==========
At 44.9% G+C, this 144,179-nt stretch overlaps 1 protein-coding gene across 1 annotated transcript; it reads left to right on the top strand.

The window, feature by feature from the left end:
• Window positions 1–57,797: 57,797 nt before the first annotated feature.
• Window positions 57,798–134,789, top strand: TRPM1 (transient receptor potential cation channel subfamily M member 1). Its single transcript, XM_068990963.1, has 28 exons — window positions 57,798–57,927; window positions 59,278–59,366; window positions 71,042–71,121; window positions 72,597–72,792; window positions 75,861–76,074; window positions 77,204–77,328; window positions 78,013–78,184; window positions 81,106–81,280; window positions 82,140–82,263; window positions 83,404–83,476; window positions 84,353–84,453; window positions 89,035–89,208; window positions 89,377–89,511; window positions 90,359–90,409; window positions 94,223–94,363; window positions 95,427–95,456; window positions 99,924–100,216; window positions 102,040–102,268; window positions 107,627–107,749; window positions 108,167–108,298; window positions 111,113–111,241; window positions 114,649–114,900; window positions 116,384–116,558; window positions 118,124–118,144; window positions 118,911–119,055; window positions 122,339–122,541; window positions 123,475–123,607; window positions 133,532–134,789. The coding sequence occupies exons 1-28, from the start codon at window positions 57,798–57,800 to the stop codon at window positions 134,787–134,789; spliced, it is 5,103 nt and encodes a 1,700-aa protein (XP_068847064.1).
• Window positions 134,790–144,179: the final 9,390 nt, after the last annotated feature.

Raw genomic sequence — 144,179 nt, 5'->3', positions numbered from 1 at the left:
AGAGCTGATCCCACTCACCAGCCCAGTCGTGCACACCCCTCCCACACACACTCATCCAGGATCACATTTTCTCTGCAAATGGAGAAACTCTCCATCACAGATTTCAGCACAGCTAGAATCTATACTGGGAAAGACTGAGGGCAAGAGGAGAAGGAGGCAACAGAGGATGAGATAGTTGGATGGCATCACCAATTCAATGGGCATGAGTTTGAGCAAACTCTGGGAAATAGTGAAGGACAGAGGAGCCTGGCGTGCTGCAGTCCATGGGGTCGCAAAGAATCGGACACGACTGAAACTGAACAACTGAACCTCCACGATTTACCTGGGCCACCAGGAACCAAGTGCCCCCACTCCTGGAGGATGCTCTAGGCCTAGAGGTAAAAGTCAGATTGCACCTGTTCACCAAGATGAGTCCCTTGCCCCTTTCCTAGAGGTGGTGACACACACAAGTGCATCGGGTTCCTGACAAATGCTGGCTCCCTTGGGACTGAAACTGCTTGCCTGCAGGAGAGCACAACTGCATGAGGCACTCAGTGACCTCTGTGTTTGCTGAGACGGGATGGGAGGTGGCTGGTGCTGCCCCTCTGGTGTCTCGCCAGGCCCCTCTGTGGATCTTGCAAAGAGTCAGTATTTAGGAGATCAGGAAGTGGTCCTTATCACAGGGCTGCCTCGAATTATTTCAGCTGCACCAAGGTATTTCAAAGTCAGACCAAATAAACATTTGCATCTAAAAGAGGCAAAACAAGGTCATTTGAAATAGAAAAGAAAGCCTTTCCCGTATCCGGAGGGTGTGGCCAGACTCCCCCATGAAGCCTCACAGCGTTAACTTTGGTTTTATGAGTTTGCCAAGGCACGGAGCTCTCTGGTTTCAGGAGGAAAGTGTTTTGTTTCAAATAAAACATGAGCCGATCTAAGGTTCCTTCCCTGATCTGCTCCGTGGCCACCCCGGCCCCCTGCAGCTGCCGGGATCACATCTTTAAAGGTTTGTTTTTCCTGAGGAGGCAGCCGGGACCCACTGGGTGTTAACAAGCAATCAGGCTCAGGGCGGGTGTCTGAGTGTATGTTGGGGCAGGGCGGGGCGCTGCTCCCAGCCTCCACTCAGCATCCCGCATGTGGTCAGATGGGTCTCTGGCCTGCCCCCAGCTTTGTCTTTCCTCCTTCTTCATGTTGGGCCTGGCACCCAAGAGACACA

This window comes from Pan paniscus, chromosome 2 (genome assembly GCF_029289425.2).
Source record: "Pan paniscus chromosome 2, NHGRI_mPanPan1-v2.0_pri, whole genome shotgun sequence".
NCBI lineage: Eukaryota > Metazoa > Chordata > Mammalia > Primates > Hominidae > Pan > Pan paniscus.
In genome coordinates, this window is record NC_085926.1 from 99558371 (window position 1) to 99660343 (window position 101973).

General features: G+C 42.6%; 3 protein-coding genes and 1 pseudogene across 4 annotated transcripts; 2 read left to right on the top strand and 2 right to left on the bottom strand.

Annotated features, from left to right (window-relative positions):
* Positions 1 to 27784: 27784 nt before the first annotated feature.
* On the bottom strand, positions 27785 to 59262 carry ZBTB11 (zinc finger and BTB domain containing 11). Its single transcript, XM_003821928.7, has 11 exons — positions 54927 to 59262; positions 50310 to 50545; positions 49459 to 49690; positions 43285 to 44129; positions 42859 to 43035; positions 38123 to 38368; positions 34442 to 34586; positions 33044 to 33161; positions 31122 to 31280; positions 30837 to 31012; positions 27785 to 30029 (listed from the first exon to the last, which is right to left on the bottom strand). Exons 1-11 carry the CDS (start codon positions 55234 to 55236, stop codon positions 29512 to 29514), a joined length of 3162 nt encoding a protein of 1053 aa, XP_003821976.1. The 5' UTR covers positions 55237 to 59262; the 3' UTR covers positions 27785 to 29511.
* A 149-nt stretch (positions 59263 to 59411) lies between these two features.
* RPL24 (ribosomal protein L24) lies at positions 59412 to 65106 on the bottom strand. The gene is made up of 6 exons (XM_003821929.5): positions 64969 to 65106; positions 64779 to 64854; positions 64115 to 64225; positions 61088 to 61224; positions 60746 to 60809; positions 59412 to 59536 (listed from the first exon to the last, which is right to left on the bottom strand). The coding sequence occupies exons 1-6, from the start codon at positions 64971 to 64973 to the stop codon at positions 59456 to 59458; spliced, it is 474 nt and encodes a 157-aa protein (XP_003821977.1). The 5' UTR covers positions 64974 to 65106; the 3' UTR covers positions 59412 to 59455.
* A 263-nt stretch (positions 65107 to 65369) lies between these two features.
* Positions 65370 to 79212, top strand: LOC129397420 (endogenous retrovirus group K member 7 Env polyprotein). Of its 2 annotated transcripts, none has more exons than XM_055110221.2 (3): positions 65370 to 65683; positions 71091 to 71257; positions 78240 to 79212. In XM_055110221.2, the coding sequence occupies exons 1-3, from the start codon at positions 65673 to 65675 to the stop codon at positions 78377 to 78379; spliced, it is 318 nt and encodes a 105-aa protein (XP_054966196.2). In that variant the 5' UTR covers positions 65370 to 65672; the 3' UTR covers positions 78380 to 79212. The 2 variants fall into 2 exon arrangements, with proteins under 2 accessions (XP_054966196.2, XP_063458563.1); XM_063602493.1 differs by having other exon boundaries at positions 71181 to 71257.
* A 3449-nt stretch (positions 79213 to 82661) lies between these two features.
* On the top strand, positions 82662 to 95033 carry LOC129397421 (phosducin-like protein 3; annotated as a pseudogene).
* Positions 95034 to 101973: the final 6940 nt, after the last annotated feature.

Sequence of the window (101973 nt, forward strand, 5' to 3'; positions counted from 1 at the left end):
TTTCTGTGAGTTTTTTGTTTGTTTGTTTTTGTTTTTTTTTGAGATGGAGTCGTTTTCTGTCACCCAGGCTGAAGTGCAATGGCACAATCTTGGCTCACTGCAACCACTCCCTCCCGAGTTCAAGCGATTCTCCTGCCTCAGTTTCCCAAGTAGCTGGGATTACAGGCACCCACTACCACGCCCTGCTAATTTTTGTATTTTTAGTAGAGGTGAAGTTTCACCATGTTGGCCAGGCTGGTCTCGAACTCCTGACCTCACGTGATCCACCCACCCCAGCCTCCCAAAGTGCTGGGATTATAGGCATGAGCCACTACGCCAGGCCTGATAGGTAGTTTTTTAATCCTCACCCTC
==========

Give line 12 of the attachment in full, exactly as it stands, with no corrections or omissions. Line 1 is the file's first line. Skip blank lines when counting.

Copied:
General features: G+C 42.6%; 3 protein-coding genes and 1 pseudogene across 4 annotated transcripts; 2 read left to right on the top strand and 2 right to left on the bottom strand.